It doesn’t matter if you’re the CEO, CFO, CIO or the CBP (Chief Button Pusher), every one in any business is capable of unintentionally compromising security. Every business now deals with Bring Your Own Device (BYOD) issues at some level and we’re all responsible – from the top on down. So how do you manage all that business data on everyone’s personal device and keep it safe?

You’ve got to walk the walk… It’s important for every employee to respect and be diligently mindful of the policies that are put in place. If you’re the one who dismissively downloads a seemingly harmless, un-authorized application on your phone, then you’re the one who could potentially lose your job if data is compromised. Policies are put in place to protect the company, but inevitably it protects the employee. How can we protect our vital work information while using the same device that we let our children borrow for long car rides?

Think about the other “secure” items in your life. If you have firearms in your home, you (hopefully) have them contained and locked. If you have cleaners, bug sprays or other contaminants, you have them contained in child-proof cabinets. If you have important legal papers, you most likely have them contained in a safe-deposit or firebox. But do you have important digital business documents, business applications or business designs on your device, mobile or other, and let anyone have access to the information that could potentially destroy or leak your work?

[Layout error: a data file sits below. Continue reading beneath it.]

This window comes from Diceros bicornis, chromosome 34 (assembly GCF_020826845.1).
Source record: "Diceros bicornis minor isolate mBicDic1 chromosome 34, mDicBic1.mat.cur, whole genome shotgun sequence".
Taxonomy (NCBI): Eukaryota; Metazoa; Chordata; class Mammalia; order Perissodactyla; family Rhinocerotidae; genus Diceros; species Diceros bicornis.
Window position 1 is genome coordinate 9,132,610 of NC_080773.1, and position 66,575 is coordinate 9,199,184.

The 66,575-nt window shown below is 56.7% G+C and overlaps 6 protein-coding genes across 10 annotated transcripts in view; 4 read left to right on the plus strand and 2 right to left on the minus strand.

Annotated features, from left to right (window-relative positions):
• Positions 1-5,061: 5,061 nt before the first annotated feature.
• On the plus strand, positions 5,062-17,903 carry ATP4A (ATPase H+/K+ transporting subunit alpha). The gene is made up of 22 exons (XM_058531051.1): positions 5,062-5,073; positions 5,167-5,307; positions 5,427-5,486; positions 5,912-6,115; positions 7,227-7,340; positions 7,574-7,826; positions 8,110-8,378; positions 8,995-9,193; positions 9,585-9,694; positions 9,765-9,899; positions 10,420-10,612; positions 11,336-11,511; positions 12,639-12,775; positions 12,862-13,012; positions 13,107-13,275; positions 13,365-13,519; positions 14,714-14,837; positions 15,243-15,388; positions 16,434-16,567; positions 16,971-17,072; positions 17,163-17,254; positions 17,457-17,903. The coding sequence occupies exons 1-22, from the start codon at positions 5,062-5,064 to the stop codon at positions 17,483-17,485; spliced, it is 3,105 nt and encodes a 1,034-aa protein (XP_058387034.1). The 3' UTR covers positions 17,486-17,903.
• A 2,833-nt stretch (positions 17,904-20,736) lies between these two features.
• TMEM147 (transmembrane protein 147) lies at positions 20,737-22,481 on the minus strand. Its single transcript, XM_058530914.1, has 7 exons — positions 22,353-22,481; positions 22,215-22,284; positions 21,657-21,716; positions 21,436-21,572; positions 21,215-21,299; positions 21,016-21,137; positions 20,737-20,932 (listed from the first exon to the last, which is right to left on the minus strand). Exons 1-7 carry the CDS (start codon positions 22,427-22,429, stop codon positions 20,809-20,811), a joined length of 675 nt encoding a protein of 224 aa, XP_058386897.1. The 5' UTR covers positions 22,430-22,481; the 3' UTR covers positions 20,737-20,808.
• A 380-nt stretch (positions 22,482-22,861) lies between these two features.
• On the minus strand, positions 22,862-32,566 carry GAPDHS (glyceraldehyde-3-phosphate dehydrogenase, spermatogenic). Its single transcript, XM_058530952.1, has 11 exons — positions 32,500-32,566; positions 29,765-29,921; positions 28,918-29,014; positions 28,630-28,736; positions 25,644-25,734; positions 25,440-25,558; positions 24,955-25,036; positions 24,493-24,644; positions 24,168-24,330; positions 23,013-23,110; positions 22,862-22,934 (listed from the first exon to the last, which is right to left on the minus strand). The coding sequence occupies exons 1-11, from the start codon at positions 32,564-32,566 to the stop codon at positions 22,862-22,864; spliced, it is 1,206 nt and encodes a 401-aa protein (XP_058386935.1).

Why take the risk? There are various types Mobile Device Management (MDM) programs to compartmentalize, or contain, your work life from your home life. Keep your two lives separate on one device without fear of security issues if your phone is lost or stolen. At that point, all IT needs to do is shut that part off and wipe it clean. And if your 10 year old wants to play some games on your device, you and your work are secure.

MDM, now folded into overall Enterprise Mobility Management (EMM), need not only be developed and policies drawn up, but also needs to be updated annually. Whether you have MDM in place now or not, it should always be considered as part of an ongoing management system. Policies can’t be put in place and left alone. Technology changes rapidly and new malware is produced faster than the products themselves are being produced. Annual upgrades and policy changes are key.

There isn’t one application or one policy that fits all businesses so you need to do some research. The MDM platform that works best for your business to successfully manage BYOD is something that can’t be glossed over. All employees can be helpful in drawing up policies if included in the conversation with the IT department. Every department has a different function and the IT group needs to know what is going to work, all around, so information in separate containers can still be shared. There are some basic core functions to consider in MDM:

  • Define your inventory of devices being used
  • Choose a platform that can encompass all devices with remote capabilities
  • Define the software to be distributed which includes applications
  • Consider what kind of security management is needed
  • Include all levels of data protection
  • Have help and support for your users available

These are general categories to consider with a myriad of sub-categories and options that are determined by whatever MDM will suit your business.

Don’t ignore or dismiss all the dangers in our new Bring Your Own Device world. We’re all held accountable for making sure our devices are secure to protect our work and home. Critically analyze and determine what’s being used, how it’s being used, how it can be potentially be compromised and what’s needed to prevent security leaks and potential loss of data.

Posted in BYOD, Mobile, Security | Tagged , , , , , , | Leave a comment

SLAs – Who’s being served?